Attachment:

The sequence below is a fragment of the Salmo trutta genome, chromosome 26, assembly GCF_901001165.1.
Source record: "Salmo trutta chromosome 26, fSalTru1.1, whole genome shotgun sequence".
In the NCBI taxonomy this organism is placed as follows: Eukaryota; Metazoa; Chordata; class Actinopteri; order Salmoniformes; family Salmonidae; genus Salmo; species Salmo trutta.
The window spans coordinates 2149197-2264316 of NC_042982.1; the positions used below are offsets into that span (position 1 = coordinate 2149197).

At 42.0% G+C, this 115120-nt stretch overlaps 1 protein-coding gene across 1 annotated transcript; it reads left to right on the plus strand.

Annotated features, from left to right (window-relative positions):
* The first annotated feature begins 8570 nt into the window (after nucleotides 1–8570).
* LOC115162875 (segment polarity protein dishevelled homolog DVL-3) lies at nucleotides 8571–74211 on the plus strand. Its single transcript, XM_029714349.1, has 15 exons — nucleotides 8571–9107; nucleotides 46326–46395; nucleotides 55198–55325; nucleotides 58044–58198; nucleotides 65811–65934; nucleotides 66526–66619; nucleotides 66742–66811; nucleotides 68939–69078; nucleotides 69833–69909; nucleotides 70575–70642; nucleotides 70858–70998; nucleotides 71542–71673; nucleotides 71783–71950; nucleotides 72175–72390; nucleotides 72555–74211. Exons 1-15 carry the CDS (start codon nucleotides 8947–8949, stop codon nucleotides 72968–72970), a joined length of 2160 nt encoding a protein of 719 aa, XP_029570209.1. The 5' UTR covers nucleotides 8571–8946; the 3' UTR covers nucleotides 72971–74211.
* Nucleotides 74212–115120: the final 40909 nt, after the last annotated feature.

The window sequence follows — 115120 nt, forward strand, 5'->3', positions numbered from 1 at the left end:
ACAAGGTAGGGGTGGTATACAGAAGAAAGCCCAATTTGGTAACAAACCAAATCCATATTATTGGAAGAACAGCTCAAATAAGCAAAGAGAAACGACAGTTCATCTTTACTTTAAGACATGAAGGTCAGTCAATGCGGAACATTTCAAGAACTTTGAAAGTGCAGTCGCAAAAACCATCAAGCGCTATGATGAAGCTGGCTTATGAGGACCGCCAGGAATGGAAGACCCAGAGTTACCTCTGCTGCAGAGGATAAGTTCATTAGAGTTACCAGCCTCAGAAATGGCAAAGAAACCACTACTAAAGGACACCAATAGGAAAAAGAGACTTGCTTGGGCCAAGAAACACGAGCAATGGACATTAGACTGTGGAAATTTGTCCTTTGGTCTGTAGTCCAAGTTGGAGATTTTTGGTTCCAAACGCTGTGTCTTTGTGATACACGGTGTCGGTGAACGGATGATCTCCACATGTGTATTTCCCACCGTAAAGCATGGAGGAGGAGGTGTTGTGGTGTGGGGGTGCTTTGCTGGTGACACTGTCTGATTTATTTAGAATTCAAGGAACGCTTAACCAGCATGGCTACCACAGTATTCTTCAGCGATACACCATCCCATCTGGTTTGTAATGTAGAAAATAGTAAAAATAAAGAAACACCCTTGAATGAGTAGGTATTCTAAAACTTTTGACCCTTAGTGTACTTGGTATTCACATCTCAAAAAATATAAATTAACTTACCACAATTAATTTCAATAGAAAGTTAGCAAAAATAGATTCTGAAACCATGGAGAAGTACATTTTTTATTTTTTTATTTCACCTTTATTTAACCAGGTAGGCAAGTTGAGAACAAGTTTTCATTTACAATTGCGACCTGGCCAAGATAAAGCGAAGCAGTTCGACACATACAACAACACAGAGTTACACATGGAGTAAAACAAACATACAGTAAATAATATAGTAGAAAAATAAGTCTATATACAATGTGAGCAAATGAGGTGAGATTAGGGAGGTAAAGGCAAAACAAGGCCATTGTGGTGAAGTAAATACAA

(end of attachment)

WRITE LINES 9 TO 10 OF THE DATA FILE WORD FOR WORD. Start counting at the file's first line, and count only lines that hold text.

* Nucleotides 74212–115120: the final 40909 nt, after the last annotated feature.

The window sequence follows — 115120 nt, forward strand, 5'->3', positions numbered from 1 at the left end: